Evening “Walks Through History“
Series – 2022
2022 will mark the eleventh year of Licensed Battlefield Guide-led “Walks Through History” on summer Tuesday evenings, Guides will lead an evening walk each Tuesday evening dedicated to a specific topic. These are ideal for those who desire a more in-depth look at one aspect of the Battle of Gettysburg, or for those simply looking for something to do on a beautiful, and at times not-so-beautiful, summer evening. Each session is offered for a fee of $35, payable to the Association of Licensed Battlefield Guides.
Note: Under the provisions of our Commercial Use Authorization permit with the Gettysburg National Military Park, we are required to have on file that you have read and agreed to the provisions detailed in the Acknowledgement of Risks form. Should you wish to register for any of the programs detailed below you will have to agree you have read and understood this form before you will be taken to the payment site.
Please car-pool whenever possible and make sure to obey all National Park regulations regarding parking in the National Park. At all times make sure your car is parked in a legal parking place OR parked in such a way that it does not present a road hazard by partially blocking tour roads. Be aware of traffic flow on two-way roads. At no time should your vehicle be parked on the grass or dirt berm. All four wheels must be on the pavement.
When: Tuesday Evenings throughout the late spring and summer.
Dates: June 7, 28; July 5, 12, 19, 26; August 2, 9, 16.
Time: All programs will run from 5:00 PM until approximately 8:00 PM
Where: Detailed in descriptions. Parking is limited. Abide by park rules and consider car-pooling
Cost: $35 per session.
June 7, 2022 Evening Walk
“General Andrew Humphrey’s Division at Gettysburg” featuring LBG Mike Rupert
This walk explores the ground fought for and held by about 3,700 soldiers on the afternoon on July 2nd, essentially between the Peach Orchard and the Codori Farm on the Emmitsburg Road. General Humphreys, a career US Army officer, leads his division with intellect and fearlessness throughout the battle. “General Humphreys in the midst of this hail storm moved among the troops, and himself looked to the fire of the batteries, stepping between the guns and giving his directions, wholly intent upon the work & heedless of the murderous missiles that were felling the very gunners around him.” As the Confederate attacks moved up the Emmitsburg Road, Humphreys’ men would be nearly enveloped by three Confederate brigades and ordered to withdraw to Cemetery Ridge, all at about the same time. This would be a fighting withdraw as Humphreys describes, “the fire we went through was hotter in artillery and as destructive as at Fredericksburg. . . twenty times did I bring my men to a halt and face about to fire”. As the division remnants made it back to Cemetery Ridge, General Winfield Hancock would observe them, as it “seemed nothing left of the division but a mass of regimental colors still waving defiantly.” The total walk will be about 1 and ½ miles mostly using the paved park roads with some walking in the mowed areas on the safe side of the fencing on the Emmitsburg Road.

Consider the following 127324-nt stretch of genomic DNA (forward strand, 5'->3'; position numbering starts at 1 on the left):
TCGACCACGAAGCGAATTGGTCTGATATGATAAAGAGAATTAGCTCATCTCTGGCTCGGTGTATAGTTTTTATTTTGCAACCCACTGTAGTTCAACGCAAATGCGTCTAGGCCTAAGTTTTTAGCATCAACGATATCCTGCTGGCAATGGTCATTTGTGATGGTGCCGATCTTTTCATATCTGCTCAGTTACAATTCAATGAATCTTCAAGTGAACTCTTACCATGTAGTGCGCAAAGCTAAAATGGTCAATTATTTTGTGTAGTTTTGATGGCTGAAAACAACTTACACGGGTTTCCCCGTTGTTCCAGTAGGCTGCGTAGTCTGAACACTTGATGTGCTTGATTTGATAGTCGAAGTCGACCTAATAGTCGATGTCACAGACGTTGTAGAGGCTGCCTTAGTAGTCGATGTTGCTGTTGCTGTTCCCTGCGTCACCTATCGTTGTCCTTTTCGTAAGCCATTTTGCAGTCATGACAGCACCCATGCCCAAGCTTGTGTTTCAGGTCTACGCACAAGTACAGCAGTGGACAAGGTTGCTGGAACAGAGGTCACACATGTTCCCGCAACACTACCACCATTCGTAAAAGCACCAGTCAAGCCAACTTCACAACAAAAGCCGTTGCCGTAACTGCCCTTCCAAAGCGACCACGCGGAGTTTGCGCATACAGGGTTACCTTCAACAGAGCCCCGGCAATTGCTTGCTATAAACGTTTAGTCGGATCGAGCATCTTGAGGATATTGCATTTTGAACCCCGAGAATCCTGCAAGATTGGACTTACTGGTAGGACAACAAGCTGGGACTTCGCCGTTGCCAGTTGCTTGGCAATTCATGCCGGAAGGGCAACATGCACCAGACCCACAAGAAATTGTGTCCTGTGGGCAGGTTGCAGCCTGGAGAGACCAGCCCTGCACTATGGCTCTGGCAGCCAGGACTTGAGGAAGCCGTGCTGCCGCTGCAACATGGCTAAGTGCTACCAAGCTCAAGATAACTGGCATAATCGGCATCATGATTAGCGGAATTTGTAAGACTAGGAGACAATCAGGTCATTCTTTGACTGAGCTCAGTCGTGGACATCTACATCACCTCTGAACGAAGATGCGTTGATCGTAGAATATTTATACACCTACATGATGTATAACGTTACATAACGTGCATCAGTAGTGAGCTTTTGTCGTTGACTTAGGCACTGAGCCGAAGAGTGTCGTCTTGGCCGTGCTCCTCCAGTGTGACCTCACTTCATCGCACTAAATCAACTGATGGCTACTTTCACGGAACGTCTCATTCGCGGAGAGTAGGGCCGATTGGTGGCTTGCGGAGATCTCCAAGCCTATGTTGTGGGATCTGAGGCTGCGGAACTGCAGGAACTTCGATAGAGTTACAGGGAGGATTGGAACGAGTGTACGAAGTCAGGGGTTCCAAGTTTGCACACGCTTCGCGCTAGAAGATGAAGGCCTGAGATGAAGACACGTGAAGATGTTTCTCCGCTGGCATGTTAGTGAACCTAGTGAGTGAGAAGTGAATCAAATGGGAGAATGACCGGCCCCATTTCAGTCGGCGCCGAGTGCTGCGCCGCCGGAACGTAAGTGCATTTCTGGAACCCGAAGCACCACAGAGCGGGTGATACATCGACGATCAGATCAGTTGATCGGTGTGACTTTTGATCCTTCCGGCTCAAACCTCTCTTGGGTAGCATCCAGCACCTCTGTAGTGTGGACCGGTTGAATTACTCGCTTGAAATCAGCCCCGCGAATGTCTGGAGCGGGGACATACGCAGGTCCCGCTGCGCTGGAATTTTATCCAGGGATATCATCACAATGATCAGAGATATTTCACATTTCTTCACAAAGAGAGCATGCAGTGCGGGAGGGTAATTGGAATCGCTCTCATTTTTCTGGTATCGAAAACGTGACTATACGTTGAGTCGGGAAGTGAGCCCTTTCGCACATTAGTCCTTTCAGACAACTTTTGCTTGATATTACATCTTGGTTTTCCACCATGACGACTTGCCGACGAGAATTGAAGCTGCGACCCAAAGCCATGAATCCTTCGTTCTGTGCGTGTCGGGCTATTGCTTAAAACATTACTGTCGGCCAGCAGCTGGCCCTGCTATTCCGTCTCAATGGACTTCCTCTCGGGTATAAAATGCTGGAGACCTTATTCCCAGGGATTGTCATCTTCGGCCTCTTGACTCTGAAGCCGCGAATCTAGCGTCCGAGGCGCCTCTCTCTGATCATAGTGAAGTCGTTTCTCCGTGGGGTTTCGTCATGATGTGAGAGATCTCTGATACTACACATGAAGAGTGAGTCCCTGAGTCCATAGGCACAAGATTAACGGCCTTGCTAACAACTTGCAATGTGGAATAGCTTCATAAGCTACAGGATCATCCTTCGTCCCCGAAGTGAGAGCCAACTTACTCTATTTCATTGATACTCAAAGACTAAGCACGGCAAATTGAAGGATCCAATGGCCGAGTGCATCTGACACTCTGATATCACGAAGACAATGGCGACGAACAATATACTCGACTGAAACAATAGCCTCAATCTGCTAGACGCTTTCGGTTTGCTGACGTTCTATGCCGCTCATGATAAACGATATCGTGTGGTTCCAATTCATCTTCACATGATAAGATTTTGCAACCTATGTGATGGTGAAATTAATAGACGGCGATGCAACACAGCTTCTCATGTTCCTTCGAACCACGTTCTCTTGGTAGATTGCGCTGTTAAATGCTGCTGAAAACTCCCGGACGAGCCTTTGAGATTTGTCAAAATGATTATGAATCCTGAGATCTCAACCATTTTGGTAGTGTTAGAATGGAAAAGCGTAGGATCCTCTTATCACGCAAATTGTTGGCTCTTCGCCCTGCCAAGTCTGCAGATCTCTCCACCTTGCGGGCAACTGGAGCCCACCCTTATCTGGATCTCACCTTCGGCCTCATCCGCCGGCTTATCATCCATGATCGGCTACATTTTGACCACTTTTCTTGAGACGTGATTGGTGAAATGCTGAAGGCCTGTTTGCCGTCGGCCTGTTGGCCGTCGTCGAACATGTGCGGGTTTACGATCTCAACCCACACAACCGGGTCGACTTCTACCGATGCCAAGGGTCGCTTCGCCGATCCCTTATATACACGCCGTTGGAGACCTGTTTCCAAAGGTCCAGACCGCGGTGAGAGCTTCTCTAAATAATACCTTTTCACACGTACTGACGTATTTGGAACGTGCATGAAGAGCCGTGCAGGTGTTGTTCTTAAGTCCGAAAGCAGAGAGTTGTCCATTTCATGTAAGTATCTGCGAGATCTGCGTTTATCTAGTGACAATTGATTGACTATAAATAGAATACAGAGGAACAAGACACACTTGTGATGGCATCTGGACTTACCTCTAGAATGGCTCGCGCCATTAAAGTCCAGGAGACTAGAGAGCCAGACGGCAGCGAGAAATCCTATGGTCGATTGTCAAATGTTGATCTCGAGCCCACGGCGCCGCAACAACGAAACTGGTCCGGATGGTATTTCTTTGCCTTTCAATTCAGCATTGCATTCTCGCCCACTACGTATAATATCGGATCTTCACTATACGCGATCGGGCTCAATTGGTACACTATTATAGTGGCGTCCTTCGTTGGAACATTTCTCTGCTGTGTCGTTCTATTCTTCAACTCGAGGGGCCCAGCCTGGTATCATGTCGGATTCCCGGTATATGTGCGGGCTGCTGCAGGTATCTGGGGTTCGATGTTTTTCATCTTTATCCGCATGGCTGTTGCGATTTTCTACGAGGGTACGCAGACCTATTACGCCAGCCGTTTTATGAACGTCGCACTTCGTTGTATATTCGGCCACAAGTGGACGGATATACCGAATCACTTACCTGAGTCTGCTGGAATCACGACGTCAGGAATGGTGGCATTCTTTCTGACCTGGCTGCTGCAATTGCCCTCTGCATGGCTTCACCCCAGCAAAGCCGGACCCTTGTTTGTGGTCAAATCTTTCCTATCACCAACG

June 14, 2022 Evening Walk
Note: Commercial activities in the Soldiers National Cemetery are no longer permitted under the terms of the Code of Federal Regulations 36: Parts 2, 5, and 12. Regretfully, this program has been cancelled.
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June 21, 2022 Evening Walk
Program not approved by NPS – cancelled.
“Game legged cusses and wagon rats” The far right of the Confederate line on 3 July” featuring LBG Rob Abbott